On the other side, history is replete with examples of leaders who rose to prominence despite adversity. Turbulent times have produced colossal leaders, and so obstacles must be transformed into chances to ascend the ladder of leadership and success in the future.
Doris Kearns Goodwin, a Pulitzer Prize-winning historian, analyzed the lives of six U.S. presidents who led the country through major national crises in her book, Leadership in Turbulent Times.
For example, Franklin D. Roosevelt developed remarkable empathy as a result of his polio experience. He was able to connect with those who were in pain in ways that others could not. Franklin had tremendous humility, a trait that allowed him to recognize the potential in others while also appreciating his own talents and flaws, all of which are components of self-awareness. Despite suffering from debilitating depression, Goodwin suggests that his wit and sense of humor contributed to his ability to maintain his profession. Researchers now consider humor to be a component of creativity.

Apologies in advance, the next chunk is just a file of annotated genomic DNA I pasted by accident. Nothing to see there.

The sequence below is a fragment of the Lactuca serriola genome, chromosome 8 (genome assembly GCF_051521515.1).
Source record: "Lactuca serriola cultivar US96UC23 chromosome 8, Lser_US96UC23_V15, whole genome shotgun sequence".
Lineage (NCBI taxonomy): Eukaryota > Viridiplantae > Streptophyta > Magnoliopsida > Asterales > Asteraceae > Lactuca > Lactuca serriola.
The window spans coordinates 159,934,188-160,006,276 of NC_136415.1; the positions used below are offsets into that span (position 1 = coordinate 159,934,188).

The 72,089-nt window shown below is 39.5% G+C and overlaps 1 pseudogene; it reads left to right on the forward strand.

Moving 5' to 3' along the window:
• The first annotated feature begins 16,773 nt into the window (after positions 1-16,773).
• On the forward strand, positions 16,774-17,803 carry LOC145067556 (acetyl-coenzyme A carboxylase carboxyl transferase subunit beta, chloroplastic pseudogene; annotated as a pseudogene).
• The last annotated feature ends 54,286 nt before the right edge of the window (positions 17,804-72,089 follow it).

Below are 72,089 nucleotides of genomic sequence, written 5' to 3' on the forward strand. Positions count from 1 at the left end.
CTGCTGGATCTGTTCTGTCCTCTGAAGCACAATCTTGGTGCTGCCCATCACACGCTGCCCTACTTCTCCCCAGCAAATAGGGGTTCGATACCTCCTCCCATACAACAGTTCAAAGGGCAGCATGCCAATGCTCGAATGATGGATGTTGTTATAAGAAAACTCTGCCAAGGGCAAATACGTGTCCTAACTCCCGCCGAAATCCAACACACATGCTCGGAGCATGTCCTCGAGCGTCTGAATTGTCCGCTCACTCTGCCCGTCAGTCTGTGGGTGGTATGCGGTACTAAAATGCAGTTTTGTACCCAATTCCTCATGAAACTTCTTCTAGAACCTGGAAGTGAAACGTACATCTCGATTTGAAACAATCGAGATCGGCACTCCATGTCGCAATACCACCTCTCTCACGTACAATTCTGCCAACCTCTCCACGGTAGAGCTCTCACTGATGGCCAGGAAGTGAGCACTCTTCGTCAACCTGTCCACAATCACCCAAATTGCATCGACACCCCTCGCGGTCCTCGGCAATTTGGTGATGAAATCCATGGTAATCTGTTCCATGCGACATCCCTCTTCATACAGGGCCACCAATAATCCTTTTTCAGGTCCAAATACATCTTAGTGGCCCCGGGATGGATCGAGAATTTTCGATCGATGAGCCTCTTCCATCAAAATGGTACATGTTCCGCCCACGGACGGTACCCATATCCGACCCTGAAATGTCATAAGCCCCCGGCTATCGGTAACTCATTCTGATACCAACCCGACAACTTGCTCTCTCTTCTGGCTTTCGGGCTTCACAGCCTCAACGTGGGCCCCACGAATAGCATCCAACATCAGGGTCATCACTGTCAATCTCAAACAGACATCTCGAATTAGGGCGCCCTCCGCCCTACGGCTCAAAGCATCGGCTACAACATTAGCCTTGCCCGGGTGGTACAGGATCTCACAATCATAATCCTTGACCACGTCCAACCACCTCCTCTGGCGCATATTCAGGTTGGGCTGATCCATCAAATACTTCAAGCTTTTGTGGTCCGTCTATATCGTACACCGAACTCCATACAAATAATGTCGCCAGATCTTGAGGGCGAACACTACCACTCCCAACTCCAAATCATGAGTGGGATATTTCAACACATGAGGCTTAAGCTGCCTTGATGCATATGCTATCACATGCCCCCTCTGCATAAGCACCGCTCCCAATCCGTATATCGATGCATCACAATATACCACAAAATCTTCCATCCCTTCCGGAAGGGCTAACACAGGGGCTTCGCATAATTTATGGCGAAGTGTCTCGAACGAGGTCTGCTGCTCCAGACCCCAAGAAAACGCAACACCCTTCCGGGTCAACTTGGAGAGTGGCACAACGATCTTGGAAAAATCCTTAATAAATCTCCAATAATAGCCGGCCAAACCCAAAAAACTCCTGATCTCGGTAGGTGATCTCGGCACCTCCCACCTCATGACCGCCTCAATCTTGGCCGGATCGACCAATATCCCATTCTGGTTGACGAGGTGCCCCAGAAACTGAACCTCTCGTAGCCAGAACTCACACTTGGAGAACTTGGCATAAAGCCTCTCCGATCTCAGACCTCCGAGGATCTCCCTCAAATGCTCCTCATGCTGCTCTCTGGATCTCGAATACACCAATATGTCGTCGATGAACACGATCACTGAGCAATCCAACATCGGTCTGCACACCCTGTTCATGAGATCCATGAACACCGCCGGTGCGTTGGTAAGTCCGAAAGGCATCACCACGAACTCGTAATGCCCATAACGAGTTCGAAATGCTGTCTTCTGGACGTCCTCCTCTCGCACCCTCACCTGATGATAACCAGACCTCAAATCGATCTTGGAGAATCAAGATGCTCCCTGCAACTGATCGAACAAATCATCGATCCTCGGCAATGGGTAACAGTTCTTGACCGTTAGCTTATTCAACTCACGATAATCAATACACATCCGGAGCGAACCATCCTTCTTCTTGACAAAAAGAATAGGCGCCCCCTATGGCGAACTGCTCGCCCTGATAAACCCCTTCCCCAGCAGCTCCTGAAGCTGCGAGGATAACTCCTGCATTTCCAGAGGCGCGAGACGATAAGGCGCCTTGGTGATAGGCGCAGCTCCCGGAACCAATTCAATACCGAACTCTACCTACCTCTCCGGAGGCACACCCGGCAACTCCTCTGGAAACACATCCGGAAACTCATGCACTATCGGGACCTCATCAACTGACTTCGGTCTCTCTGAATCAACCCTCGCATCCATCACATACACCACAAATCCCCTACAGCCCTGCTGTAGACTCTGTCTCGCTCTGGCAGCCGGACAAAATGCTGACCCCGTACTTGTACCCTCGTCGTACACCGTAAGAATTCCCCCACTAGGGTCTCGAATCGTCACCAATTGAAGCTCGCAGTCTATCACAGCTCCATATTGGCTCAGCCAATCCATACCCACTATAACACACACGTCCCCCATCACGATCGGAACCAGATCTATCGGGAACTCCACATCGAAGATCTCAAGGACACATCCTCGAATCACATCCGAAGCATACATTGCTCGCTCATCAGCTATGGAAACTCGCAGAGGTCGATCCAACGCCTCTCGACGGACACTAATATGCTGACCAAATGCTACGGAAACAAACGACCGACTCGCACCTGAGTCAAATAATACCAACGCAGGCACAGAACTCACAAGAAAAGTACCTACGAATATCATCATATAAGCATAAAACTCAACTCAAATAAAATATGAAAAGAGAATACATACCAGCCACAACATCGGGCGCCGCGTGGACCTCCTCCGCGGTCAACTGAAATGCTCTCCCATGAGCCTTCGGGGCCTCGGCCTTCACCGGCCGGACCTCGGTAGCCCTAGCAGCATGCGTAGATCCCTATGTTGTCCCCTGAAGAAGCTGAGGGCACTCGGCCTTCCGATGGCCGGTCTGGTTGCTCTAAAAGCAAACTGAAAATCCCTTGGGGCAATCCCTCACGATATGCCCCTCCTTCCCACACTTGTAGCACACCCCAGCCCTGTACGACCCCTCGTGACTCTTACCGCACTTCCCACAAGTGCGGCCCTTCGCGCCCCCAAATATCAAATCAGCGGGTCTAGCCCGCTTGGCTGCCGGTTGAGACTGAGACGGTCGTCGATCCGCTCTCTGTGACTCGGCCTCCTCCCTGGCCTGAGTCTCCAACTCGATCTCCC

Students should learn to regulate their thoughts, emotions, and behaviors in ways that result in positive outcomes and learning. Self-regulation is a term used by psychologists to describe this skill. We now know with certainty that the lockdown, pandemic, school and college closures and quarantine have altered psychology, sociology, economics, politics, and every other aspect of life.
Academics will be more difficult to reclaim, but they can be compensated for by having improved IQ, EQ, and SQ. Students who are motivated to beat the odds must develop the habit of living a purposeful life.
You are destined to grow big, reignite the spirit of resoluteness. You must be the light that dispels the gloom of hopelessness in your student’s community.